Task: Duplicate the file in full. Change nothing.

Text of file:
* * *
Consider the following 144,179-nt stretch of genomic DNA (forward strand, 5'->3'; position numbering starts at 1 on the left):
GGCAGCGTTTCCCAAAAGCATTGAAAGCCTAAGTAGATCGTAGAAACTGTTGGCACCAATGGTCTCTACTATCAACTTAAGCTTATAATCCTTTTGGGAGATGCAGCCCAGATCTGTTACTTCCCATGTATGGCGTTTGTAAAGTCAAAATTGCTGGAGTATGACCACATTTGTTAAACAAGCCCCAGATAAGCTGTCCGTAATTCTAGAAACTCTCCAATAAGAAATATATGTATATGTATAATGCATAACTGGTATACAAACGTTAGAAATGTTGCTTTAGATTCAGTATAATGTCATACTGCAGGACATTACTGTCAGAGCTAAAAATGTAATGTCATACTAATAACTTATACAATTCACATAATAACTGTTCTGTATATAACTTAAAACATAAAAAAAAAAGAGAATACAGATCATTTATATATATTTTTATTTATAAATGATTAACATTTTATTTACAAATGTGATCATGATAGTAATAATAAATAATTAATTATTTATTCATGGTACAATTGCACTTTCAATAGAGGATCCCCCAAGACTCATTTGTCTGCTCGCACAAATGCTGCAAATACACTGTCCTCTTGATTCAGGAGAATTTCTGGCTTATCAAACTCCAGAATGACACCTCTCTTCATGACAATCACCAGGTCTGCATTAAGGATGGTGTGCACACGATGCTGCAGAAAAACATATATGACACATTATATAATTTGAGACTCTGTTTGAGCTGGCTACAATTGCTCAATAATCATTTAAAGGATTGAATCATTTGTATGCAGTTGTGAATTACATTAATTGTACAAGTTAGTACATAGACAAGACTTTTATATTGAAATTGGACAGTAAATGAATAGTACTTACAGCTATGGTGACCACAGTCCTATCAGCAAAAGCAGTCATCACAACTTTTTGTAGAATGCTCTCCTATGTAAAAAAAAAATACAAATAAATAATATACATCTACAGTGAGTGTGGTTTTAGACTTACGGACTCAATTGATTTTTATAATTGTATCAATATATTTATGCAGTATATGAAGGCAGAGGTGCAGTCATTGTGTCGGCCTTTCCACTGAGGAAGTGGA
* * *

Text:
Consider the following 144,179-nt stretch of genomic DNA (forward strand, 5'->3'; position numbering starts at 1 on the left):
GGCAGCGTTTCCCAAAAGCATTGAAAGCCTAAGTAGATCGTAGAAACTGTTGGCACCAATGGTCTCTACTATCAACTTAAGCTTATAATCCTTTTGGGAGATGCAGCCCAGATCTGTTACTTCCCATGTATGGCGTTTGTAAAGTCAAAATTGCTGGAGTATGACCACATTTGTTAAACAAGCCCCAGATAAGCTGTCCGTAATTCTAGAAACTCTCCAATAAGAAATATATGTATATGTATAATGCATAACTGGTATACAAACGTTAGAAATGTTGCTTTAGATTCAGTATAATGTCATACTGCAGGACATTACTGTCAGAGCTAAAAATGTAATGTCATACTAATAACTTATACAATTCACATAATAACTGTTCTGTATATAACTTAAAACATAAAAAAAAAAGAGAATACAGATCATTTATATATATTTTTATTTATAAATGATTAACATTTTATTTACAAATGTGATCATGATAGTAATAATAAATAATTAATTATTTATTCATGGTACAATTGCACTTTCAATAGAGGATCCCCCAAGACTCATTTGTCTGCTCGCACAAATGCTGCAAATACACTGTCCTCTTGATTCAGGAGAATTTCTGGCTTATCAAACTCCAGAATGACACCTCTCTTCATGACAATCACCAGGTCTGCATTAAGGATGGTGTGCACACGATGCTGCAGAAAAACATATATGACACATTATATAATTTGAGACTCTGTTTGAGCTGGCTACAATTGCTCAATAATCATTTAAAGGATTGAATCATTTGTATGCAGTTGTGAATTACATTAATTGTACAAGTTAGTACATAGACAAGACTTTTATATTGAAATTGGACAGTAAATGAATAGTACTTACAGCTATGGTGACCACAGTCCTATCAGCAAAAGCAGTCATCACAACTTTTTGTAGAATGCTCTCCTATGTAAAAAAAAAATACAAATAAATAATATACATCTACAGTGAGTGTGGTTTTAGACTTACGGACTCAATTGATTTTTATAATTGTATCAATATATTTATGCAGTATATGAAGGCAGAGGTGCAGTCATTGTGTCGGCCTTTCCACTGAGGAAGTGGA